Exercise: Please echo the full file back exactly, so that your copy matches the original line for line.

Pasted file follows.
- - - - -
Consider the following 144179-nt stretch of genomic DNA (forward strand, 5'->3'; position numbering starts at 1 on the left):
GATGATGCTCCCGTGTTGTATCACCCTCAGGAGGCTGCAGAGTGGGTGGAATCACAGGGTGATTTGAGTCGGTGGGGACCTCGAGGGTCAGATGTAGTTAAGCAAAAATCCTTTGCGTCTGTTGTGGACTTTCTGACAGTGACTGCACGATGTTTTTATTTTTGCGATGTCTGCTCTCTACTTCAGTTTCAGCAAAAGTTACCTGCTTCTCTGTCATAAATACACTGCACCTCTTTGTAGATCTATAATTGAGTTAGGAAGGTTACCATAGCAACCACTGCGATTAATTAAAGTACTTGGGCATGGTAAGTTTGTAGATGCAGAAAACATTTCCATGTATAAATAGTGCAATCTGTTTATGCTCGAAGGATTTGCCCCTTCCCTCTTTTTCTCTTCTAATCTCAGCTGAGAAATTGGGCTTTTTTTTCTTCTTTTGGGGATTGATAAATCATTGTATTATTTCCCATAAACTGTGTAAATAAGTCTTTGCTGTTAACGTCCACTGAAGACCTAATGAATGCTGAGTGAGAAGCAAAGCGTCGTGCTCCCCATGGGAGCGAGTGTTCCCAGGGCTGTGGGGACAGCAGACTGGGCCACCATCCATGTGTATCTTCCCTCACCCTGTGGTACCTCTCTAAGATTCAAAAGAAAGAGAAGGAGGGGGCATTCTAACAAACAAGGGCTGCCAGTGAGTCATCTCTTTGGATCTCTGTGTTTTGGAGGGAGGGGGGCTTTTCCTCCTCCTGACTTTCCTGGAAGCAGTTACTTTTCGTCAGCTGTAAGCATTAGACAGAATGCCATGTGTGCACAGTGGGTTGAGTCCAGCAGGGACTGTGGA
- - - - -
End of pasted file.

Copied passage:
Consider the following 144179-nt stretch of genomic DNA (forward strand, 5'->3'; position numbering starts at 1 on the left):
GATGATGCTCCCGTGTTGTATCACCCTCAGGAGGCTGCAGAGTGGGTGGAATCACAGGGTGATTTGAGTCGGTGGGGACCTCGAGGGTCAGATGTAGTTAAGCAAAAATCCTTTGCGTCTGTTGTGGACTTTCTGACAGTGACTGCACGATGTTTTTATTTTTGCGATGTCTGCTCTCTACTTCAGTTTCAGCAAAAGTTACCTGCTTCTCTGTCATAAATACACTGCACCTCTTTGTAGATCTATAATTGAGTTAGGAAGGTTACCATAGCAACCACTGCGATTAATTAAAGTACTTGGGCATGGTAAGTTTGTAGATGCAGAAAACATTTCCATGTATAAATAGTGCAATCTGTTTATGCTCGAAGGATTTGCCCCTTCCCTCTTTTTCTCTTCTAATCTCAGCTGAGAAATTGGGCTTTTTTTTCTTCTTTTGGGGATTGATAAATCATTGTATTATTTCCCATAAACTGTGTAAATAAGTCTTTGCTGTTAACGTCCACTGAAGACCTAATGAATGCTGAGTGAGAAGCAAAGCGTCGTGCTCCCCATGGGAGCGAGTGTTCCCAGGGCTGTGGGGACAGCAGACTGGGCCACCATCCATGTGTATCTTCCCTCACCCTGTGGTACCTCTCTAAGATTCAAAAGAAAGAGAAGGAGGGGGCATTCTAACAAACAAGGGCTGCCAGTGAGTCATCTCTTTGGATCTCTGTGTTTTGGAGGGAGGGGGGCTTTTCCTCCTCCTGACTTTCCTGGAAGCAGTTACTTTTCGTCAGCTGTAAGCATTAGACAGAATGCCATGTGTGCACAGTGGGTTGAGTCCAGCAGGGACTGTGGA